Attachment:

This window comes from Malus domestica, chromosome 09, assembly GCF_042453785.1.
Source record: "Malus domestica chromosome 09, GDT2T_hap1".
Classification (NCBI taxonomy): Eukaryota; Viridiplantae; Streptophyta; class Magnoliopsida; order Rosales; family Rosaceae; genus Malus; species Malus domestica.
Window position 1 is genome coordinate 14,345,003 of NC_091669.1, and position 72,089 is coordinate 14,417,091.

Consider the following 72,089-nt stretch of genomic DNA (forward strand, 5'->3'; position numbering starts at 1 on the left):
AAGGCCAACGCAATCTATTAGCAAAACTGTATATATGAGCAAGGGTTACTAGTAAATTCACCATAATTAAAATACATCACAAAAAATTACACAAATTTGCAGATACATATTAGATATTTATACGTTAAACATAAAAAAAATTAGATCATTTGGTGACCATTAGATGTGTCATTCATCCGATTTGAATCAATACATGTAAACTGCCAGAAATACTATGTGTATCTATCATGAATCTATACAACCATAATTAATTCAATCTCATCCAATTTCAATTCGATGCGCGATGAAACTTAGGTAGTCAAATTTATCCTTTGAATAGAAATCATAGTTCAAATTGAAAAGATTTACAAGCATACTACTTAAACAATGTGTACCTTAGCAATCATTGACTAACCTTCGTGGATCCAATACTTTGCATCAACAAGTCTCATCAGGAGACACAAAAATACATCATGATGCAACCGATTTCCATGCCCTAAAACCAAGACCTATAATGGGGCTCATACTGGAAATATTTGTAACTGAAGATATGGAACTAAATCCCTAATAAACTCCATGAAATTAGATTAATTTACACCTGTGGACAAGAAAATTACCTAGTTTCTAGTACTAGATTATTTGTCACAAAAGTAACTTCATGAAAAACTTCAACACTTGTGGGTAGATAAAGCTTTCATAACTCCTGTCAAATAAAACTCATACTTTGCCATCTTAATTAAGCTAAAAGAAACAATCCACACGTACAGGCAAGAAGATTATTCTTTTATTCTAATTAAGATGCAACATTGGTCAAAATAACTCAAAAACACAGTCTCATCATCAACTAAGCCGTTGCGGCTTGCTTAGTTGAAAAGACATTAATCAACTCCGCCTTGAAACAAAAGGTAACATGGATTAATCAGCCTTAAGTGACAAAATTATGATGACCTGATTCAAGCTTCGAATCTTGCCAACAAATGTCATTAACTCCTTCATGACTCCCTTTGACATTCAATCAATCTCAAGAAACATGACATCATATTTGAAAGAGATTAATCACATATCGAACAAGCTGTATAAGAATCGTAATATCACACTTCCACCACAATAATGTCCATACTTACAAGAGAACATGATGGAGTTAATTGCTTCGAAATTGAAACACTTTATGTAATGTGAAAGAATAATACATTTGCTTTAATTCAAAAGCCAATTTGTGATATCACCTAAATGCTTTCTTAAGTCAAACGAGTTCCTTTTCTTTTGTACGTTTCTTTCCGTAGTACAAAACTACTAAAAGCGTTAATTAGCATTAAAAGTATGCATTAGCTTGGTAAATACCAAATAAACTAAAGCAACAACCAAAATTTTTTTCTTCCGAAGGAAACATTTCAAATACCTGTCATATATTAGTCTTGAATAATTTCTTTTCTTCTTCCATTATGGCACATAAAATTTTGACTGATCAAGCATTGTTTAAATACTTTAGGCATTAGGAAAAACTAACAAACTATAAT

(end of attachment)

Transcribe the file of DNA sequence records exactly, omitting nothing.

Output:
This window comes from Malus domestica, chromosome 09, assembly GCF_042453785.1.
Source record: "Malus domestica chromosome 09, GDT2T_hap1".
Classification (NCBI taxonomy): Eukaryota; Viridiplantae; Streptophyta; class Magnoliopsida; order Rosales; family Rosaceae; genus Malus; species Malus domestica.
Window position 1 is genome coordinate 14,345,003 of NC_091669.1, and position 72,089 is coordinate 14,417,091.

Consider the following 72,089-nt stretch of genomic DNA (forward strand, 5'->3'; position numbering starts at 1 on the left):
AAGGCCAACGCAATCTATTAGCAAAACTGTATATATGAGCAAGGGTTACTAGTAAATTCACCATAATTAAAATACATCACAAAAAATTACACAAATTTGCAGATACATATTAGATATTTATACGTTAAACATAAAAAAAATTAGATCATTTGGTGACCATTAGATGTGTCATTCATCCGATTTGAATCAATACATGTAAACTGCCAGAAATACTATGTGTATCTATCATGAATCTATACAACCATAATTAATTCAATCTCATCCAATTTCAATTCGATGCGCGATGAAACTTAGGTAGTCAAATTTATCCTTTGAATAGAAATCATAGTTCAAATTGAAAAGATTTACAAGCATACTACTTAAACAATGTGTACCTTAGCAATCATTGACTAACCTTCGTGGATCCAATACTTTGCATCAACAAGTCTCATCAGGAGACACAAAAATACATCATGATGCAACCGATTTCCATGCCCTAAAACCAAGACCTATAATGGGGCTCATACTGGAAATATTTGTAACTGAAGATATGGAACTAAATCCCTAATAAACTCCATGAAATTAGATTAATTTACACCTGTGGACAAGAAAATTACCTAGTTTCTAGTACTAGATTATTTGTCACAAAAGTAACTTCATGAAAAACTTCAACACTTGTGGGTAGATAAAGCTTTCATAACTCCTGTCAAATAAAACTCATACTTTGCCATCTTAATTAAGCTAAAAGAAACAATCCACACGTACAGGCAAGAAGATTATTCTTTTATTCTAATTAAGATGCAACATTGGTCAAAATAACTCAAAAACACAGTCTCATCATCAACTAAGCCGTTGCGGCTTGCTTAGTTGAAAAGACATTAATCAACTCCGCCTTGAAACAAAAGGTAACATGGATTAATCAGCCTTAAGTGACAAAATTATGATGACCTGATTCAAGCTTCGAATCTTGCCAACAAATGTCATTAACTCCTTCATGACTCCCTTTGACATTCAATCAATCTCAAGAAACATGACATCATATTTGAAAGAGATTAATCACATATCGAACAAGCTGTATAAGAATCGTAATATCACACTTCCACCACAATAATGTCCATACTTACAAGAGAACATGATGGAGTTAATTGCTTCGAAATTGAAACACTTTATGTAATGTGAAAGAATAATACATTTGCTTTAATTCAAAAGCCAATTTGTGATATCACCTAAATGCTTTCTTAAGTCAAACGAGTTCCTTTTCTTTTGTACGTTTCTTTCCGTAGTACAAAACTACTAAAAGCGTTAATTAGCATTAAAAGTATGCATTAGCTTGGTAAATACCAAATAAACTAAAGCAACAACCAAAATTTTTTTCTTCCGAAGGAAACATTTCAAATACCTGTCATATATTAGTCTTGAATAATTTCTTTTCTTCTTCCATTATGGCACATAAAATTTTGACTGATCAAGCATTGTTTAAATACTTTAGGCATTAGGAAAAACTAACAAACTATAAT